During his keynote, Jobs also touted the success of Apple's iPad, which launched in April. He said the iPad has sold 2 million units in 10 countries so far and will be in 19 countries by the end of July.
He also said that Apple updated iBooks, its e-books application, which has already captured 22 percent of the e-Book market. Since its launch with the iPad, he said, it has sold 5 million books.
The updated iBook app lets users make and post notes on books, bookmark specific pages and read PDF documents as well.
Jobs also said that Apple's massive App store continues to grow. Each week, he said they receive about 15,000 apps in up to 30 different languages. Despite the volume, he said 95 percent of them are approved within seven days.
The 5 percent that don't make it are rejected for three main reasons, he said: they don't function as advertised, they use a private API (application programming interface) or they crash.
After announcing three new iPhone apps, for Netflix, Guitar Hero and the popular social game Farmville, Apple announced the App store recently reached a new milestone: last week, the App store passed 5 billion downloads. Then, calling it his "favorite stat," Jobs said that $1 billion had been paid to app developers so far.
Though fans may appreciate many of the iPhone's new additions, analysts say the biggest issue continues to be what Apple didn't mention today: another cellular carrier.
"Apple's greatest weakness is AT&T," said Rob Enderle, principal analyst at the Enderle Group. "If they want to hold off Google, they've got to find a way to fix AT&T."
He said the problem is that Apple sets unusual requirements for cell carriers and will only work with companies that accept their terms. The vast majority of companies won't accept the agreement, so, Enderle said, "we're at a stalemate."
But as long as Apple sticks with AT&T alone, he said Android phones will continue to close in on him.
Enderle also said that Jobs' "one more thing" was "pretty weak."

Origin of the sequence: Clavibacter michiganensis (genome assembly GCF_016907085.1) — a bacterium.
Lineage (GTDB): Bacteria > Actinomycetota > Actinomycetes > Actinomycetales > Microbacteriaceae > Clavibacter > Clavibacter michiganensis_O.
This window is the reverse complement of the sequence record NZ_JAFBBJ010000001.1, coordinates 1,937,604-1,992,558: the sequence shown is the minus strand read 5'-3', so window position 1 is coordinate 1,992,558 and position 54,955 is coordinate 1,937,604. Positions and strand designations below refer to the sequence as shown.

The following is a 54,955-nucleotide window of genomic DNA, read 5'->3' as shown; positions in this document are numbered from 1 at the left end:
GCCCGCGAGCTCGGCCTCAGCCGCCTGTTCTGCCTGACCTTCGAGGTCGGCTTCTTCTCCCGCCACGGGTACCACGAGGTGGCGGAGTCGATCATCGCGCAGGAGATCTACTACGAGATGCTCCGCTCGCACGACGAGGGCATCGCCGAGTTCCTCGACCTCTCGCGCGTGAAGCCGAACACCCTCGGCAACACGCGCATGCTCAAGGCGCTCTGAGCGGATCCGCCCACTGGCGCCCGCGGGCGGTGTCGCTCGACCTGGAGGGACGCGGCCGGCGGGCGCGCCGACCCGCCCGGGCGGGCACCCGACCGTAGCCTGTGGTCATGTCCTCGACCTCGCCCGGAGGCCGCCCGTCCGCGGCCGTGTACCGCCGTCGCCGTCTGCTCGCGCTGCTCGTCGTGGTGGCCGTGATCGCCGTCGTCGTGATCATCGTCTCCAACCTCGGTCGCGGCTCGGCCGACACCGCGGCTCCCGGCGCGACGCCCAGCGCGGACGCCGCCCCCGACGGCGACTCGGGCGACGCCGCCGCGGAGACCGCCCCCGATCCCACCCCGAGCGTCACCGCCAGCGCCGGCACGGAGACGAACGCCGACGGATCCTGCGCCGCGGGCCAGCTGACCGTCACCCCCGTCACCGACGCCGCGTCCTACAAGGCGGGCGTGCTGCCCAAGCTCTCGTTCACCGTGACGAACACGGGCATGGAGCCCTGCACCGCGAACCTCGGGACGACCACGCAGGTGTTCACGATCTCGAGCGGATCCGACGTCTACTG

"Having a phone service that only works where you're not using the phone service is pretty convoluted for Apple," he said.
The "FaceTime" video chatting service that Jobs announced today only works if both callers are using iPhone 4s and if both callers can connect to a Wi-Fi network.
"That means it's not going to work very often," Enderle said.
Ross Rubin, executive director of industry analysis for consumer technology at NPD Group, said another feature missing from the new iPhone, but included in competitive Android phones, is mobile hotspot functionality.
A few new phones, such as the Sprint Evo 4G, let people use the handset to connect multiple devices to the Internet using Wi-Fi. The iPhone only lets users connect one device to the Internet through the phone, he said.
Still, he added, other features, such as extended battery life, multi-tasking and e-mail improvements are welcome additions.
"Even though customers are not excited about ads per se, the iAd platform should help continue to ensure a strong library of free or low cost applications," Rubin said.
Enderle said that despite the new iPhone's weaknesses, the new form factor is a sure winner.
After the original iPhone, he said the newer models got "thick and pregnant."
"This one goes back the early roots," he said. "This is arguably the best-looking iPhone since the first one."